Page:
GSA Annual Meeting in Phoenix, Arizona, USA - 2019

Paper No. 260-4
Presentation Time: 9:00 AM-6:30 PM


KENNEDY, Cayla1, ERLICK, Mary M.H.1, FINLEY, Judson Byrd1, KELLY, Robert2, CRAIB, Alexander2 and RITTENOUR, Tammy M.3, (1)Anthropology Program, Utah State University, 0730 Old Main Hill, Logan, UT 84322-0730, (2)Department of Anthropology, University of Wyoming, 12th E Lewis St, Laramie, WY 82071, (3)Department of Geology, Utah State University, Logan, UT 84322-4505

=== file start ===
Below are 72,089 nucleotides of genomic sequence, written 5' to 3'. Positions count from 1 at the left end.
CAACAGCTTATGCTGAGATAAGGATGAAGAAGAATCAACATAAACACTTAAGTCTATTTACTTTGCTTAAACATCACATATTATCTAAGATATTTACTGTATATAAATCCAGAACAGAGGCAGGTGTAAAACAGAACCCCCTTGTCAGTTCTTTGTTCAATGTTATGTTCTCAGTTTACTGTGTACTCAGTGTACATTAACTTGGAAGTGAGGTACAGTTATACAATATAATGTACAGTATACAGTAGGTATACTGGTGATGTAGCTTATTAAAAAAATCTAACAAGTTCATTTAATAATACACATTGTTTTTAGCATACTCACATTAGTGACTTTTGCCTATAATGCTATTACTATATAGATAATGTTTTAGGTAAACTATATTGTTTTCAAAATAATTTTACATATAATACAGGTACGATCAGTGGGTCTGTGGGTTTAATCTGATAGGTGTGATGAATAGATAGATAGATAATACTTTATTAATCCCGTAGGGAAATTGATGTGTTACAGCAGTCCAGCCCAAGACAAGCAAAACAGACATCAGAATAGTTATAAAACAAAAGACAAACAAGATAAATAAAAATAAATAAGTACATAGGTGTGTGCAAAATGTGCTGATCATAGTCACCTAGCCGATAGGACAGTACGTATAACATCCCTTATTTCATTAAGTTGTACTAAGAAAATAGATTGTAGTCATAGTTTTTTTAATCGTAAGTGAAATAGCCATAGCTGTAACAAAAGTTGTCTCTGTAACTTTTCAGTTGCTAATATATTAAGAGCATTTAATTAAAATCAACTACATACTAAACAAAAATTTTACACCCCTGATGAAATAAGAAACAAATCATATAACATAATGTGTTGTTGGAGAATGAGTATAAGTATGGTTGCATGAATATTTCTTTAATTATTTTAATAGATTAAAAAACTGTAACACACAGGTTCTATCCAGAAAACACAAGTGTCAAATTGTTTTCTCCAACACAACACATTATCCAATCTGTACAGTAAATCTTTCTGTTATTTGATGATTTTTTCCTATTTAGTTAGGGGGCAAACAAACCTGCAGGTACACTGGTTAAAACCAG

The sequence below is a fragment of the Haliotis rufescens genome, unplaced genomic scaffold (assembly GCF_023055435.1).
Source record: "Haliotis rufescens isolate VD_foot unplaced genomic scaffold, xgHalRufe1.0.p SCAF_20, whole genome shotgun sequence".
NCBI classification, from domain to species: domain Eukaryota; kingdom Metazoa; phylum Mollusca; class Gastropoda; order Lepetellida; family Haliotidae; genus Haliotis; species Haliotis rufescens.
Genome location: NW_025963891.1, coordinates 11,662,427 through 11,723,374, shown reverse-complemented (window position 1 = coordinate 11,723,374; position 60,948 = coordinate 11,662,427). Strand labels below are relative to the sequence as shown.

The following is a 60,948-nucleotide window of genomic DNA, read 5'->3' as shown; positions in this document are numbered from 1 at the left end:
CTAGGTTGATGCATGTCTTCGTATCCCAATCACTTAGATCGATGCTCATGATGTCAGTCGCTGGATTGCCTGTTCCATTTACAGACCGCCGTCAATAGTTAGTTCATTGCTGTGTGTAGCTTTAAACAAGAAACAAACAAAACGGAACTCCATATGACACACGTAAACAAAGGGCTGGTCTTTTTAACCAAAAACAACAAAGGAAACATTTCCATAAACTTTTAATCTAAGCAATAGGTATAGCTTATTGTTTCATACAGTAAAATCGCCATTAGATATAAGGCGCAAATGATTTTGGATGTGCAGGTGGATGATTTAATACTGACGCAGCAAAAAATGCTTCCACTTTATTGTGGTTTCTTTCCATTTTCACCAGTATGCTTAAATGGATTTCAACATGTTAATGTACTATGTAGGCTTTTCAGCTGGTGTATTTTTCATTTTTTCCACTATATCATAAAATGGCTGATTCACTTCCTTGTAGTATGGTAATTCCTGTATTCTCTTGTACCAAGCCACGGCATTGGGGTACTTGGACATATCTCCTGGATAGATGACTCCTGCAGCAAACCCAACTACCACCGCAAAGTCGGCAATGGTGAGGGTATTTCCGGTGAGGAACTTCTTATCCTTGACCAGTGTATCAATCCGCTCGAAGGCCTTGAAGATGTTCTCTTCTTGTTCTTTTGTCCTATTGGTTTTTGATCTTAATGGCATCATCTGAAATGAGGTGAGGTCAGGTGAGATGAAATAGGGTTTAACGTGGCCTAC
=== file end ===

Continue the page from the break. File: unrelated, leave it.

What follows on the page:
Alm Shelter is one of many rockshelters in northern Wyoming’s Bighorn Basin (USA) that provides key information about the late Quaternary environmental and population history of the region. However, unlike most regional rockshelters, which contain fragmentary stratigraphic records, Alm Shelter is a near-continuous depositional sequence that extends back to the Last Glacial Maximum. The excellent stratigraphic integrity of cultural and natural deposits can inform the formation processes, including the chronology of sequential eolian deposits reflecting periodic Holocene droughts. Despite its archaeological importance, and relatively robust radiocarbon chronology, the age of certain key stratigraphic layers remains unknown. Here, we review the existing radiocarbon data and report new ages obtained from optically stimulated luminescence (OSL) measurements on quartz sand from late Pleistocene and Holocene deposits associated with Alm Shelter. The four OSL ages presented provide improved constraints on the archaeological sequence at Alm Shelter, as well as late Pleistocene valley incision. Our work shows that the basal deposits at the site are associated with the terminal late Pleistocene and have preliminary OSL ages of 20 to 14 ka. We also dated the sediments under a 2m boulder, to more accurately determine when a roof fall event occurred, to just after 8.7 ka. Previous work has found that late Pleistocene fluvial gravels deposits associated with Level I at the base of the sequence date to 12.9 ± 5.7 ka calBP, and Level V sediments associated with the late Holocene archaeological deposits date to 1.1 ± 0.6 ka calBP. We compare the luminescence ages with the previous chronologies for Alm Shelter and briefly discuss how the revised chronology fits in the context of existing archaeological records and paleoclimatic reconstructions for the eastern Bighorn Basin with implications for the Central Rocky Mountains as a whole.